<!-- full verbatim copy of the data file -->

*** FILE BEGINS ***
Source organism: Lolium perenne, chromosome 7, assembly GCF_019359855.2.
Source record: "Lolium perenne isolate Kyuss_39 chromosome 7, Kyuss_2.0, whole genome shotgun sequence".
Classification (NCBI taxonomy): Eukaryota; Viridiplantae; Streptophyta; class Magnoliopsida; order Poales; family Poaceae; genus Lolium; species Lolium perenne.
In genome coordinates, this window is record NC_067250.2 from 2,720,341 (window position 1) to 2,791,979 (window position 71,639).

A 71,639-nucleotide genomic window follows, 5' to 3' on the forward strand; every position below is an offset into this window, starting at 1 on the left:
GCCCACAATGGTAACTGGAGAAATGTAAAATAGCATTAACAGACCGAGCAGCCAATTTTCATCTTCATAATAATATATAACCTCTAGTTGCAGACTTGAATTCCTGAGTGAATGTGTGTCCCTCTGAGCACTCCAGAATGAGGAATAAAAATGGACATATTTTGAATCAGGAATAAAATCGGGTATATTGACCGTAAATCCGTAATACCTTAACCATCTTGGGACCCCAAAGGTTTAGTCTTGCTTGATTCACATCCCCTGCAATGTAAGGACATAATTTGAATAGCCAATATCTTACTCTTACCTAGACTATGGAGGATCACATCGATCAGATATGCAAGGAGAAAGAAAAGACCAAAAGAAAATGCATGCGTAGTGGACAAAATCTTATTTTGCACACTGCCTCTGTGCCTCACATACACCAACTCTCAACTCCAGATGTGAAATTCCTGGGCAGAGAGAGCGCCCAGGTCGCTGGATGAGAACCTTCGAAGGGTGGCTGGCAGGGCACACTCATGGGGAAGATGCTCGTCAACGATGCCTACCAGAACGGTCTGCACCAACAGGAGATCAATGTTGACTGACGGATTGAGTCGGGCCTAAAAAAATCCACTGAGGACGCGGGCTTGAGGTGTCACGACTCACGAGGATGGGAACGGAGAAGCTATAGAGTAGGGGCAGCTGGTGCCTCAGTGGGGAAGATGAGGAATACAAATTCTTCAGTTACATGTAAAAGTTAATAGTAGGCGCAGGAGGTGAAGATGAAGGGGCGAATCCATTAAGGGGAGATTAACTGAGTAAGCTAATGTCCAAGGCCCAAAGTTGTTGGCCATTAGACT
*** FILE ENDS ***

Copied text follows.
Source organism: Lolium perenne, chromosome 7, assembly GCF_019359855.2.
Source record: "Lolium perenne isolate Kyuss_39 chromosome 7, Kyuss_2.0, whole genome shotgun sequence".
Classification (NCBI taxonomy): Eukaryota; Viridiplantae; Streptophyta; class Magnoliopsida; order Poales; family Poaceae; genus Lolium; species Lolium perenne.
In genome coordinates, this window is record NC_067250.2 from 2,720,341 (window position 1) to 2,791,979 (window position 71,639).

A 71,639-nucleotide genomic window follows, 5' to 3' on the forward strand; every position below is an offset into this window, starting at 1 on the left:
GCCCACAATGGTAACTGGAGAAATGTAAAATAGCATTAACAGACCGAGCAGCCAATTTTCATCTTCATAATAATATATAACCTCTAGTTGCAGACTTGAATTCCTGAGTGAATGTGTGTCCCTCTGAGCACTCCAGAATGAGGAATAAAAATGGACATATTTTGAATCAGGAATAAAATCGGGTATATTGACCGTAAATCCGTAATACCTTAACCATCTTGGGACCCCAAAGGTTTAGTCTTGCTTGATTCACATCCCCTGCAATGTAAGGACATAATTTGAATAGCCAATATCTTACTCTTACCTAGACTATGGAGGATCACATCGATCAGATATGCAAGGAGAAAGAAAAGACCAAAAGAAAATGCATGCGTAGTGGACAAAATCTTATTTTGCACACTGCCTCTGTGCCTCACATACACCAACTCTCAACTCCAGATGTGAAATTCCTGGGCAGAGAGAGCGCCCAGGTCGCTGGATGAGAACCTTCGAAGGGTGGCTGGCAGGGCACACTCATGGGGAAGATGCTCGTCAACGATGCCTACCAGAACGGTCTGCACCAACAGGAGATCAATGTTGACTGACGGATTGAGTCGGGCCTAAAAAAATCCACTGAGGACGCGGGCTTGAGGTGTCACGACTCACGAGGATGGGAACGGAGAAGCTATAGAGTAGGGGCAGCTGGTGCCTCAGTGGGGAAGATGAGGAATACAAATTCTTCAGTTACATGTAAAAGTTAATAGTAGGCGCAGGAGGTGAAGATGAAGGGGCGAATCCATTAAGGGGAGATTAACTGAGTAAGCTAATGTCCAAGGCCCAAAGTTGTTGGCCATTAGACT